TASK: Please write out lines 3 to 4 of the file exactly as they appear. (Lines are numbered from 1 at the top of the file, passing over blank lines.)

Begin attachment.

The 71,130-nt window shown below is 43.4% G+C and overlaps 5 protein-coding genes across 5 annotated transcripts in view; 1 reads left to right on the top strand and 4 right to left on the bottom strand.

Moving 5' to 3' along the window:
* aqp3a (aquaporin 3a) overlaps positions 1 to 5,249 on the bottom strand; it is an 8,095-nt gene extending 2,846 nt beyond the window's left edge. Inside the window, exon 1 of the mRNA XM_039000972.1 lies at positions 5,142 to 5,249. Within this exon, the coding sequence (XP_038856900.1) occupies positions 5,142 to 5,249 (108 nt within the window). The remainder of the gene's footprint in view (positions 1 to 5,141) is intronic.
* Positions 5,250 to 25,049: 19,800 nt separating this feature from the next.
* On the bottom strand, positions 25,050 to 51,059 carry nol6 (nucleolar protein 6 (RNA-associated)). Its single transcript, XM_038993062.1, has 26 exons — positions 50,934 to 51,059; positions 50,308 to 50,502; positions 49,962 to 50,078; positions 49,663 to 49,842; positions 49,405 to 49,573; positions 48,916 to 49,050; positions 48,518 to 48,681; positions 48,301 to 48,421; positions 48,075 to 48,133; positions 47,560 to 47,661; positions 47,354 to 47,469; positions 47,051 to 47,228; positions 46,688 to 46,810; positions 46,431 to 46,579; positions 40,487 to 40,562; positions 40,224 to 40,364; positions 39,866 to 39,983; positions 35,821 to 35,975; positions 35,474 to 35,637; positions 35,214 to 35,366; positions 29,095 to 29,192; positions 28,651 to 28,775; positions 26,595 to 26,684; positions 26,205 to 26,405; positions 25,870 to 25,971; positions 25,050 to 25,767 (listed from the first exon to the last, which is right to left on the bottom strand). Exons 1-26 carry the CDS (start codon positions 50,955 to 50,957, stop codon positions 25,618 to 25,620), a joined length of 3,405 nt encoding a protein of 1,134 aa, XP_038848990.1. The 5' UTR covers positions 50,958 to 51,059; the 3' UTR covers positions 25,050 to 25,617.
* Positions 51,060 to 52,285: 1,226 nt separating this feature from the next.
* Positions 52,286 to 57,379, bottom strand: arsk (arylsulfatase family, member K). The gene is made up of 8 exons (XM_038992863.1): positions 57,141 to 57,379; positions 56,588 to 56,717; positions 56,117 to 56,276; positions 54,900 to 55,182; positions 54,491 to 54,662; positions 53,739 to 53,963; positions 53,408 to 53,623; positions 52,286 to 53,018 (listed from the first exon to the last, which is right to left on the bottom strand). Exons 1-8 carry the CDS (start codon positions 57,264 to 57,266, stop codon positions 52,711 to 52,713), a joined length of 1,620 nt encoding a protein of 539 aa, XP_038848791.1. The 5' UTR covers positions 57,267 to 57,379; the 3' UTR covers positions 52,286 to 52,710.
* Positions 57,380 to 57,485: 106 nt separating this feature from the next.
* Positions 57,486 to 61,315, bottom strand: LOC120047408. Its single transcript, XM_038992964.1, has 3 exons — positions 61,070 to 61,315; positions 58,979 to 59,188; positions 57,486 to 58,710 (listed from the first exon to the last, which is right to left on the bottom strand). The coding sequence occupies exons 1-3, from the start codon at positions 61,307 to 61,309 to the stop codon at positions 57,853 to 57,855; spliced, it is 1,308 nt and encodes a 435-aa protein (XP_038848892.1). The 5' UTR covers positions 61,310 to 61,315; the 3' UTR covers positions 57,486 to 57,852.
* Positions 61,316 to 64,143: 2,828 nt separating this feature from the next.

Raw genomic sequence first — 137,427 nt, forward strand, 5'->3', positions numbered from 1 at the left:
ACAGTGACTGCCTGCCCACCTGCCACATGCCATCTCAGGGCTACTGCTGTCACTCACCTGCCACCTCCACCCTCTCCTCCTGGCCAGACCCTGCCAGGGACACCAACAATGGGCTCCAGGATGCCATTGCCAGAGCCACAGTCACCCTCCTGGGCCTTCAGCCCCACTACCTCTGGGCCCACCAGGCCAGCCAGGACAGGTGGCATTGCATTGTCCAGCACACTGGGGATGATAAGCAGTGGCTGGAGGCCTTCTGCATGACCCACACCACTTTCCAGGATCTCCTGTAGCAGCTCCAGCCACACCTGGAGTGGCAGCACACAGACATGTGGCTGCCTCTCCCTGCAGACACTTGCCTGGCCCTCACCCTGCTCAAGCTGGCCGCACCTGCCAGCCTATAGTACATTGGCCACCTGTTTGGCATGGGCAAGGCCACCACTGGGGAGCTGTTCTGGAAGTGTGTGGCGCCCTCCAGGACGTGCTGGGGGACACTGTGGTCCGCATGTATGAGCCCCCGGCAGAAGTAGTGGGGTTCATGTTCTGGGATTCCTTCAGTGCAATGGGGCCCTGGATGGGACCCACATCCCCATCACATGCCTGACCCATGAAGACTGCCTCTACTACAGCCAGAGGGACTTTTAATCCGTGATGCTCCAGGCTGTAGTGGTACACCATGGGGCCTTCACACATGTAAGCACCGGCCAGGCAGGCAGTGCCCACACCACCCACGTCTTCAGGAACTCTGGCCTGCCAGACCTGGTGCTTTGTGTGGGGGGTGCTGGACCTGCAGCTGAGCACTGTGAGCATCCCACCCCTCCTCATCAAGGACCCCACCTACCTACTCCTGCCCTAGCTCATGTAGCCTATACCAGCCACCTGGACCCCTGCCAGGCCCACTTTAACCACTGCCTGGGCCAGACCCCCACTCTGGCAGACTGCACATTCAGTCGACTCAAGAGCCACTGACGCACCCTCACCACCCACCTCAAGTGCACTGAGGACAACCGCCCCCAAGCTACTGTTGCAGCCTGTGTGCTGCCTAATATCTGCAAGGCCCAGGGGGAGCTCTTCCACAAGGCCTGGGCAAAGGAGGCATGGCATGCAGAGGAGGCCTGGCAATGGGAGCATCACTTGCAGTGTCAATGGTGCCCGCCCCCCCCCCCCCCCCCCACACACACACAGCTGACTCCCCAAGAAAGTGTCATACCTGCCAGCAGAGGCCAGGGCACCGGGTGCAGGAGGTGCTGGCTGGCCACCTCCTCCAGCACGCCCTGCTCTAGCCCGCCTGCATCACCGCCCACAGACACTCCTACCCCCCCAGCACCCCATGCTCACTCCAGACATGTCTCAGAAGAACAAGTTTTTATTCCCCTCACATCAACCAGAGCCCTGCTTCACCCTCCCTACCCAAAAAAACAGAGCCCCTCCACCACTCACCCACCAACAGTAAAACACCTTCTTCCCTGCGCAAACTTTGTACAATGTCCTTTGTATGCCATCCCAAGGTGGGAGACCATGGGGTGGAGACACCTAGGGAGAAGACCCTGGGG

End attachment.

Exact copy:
* aqp3a (aquaporin 3a) overlaps positions 1 to 5,249 on the bottom strand; it is an 8,095-nt gene extending 2,846 nt beyond the window's left edge. Inside the window, exon 1 of the mRNA XM_039000972.1 lies at positions 5,142 to 5,249. Within this exon, the coding sequence (XP_038856900.1) occupies positions 5,142 to 5,249 (108 nt within the window). The remainder of the gene's footprint in view (positions 1 to 5,141) is intronic.
* Positions 5,250 to 25,049: 19,800 nt separating this feature from the next.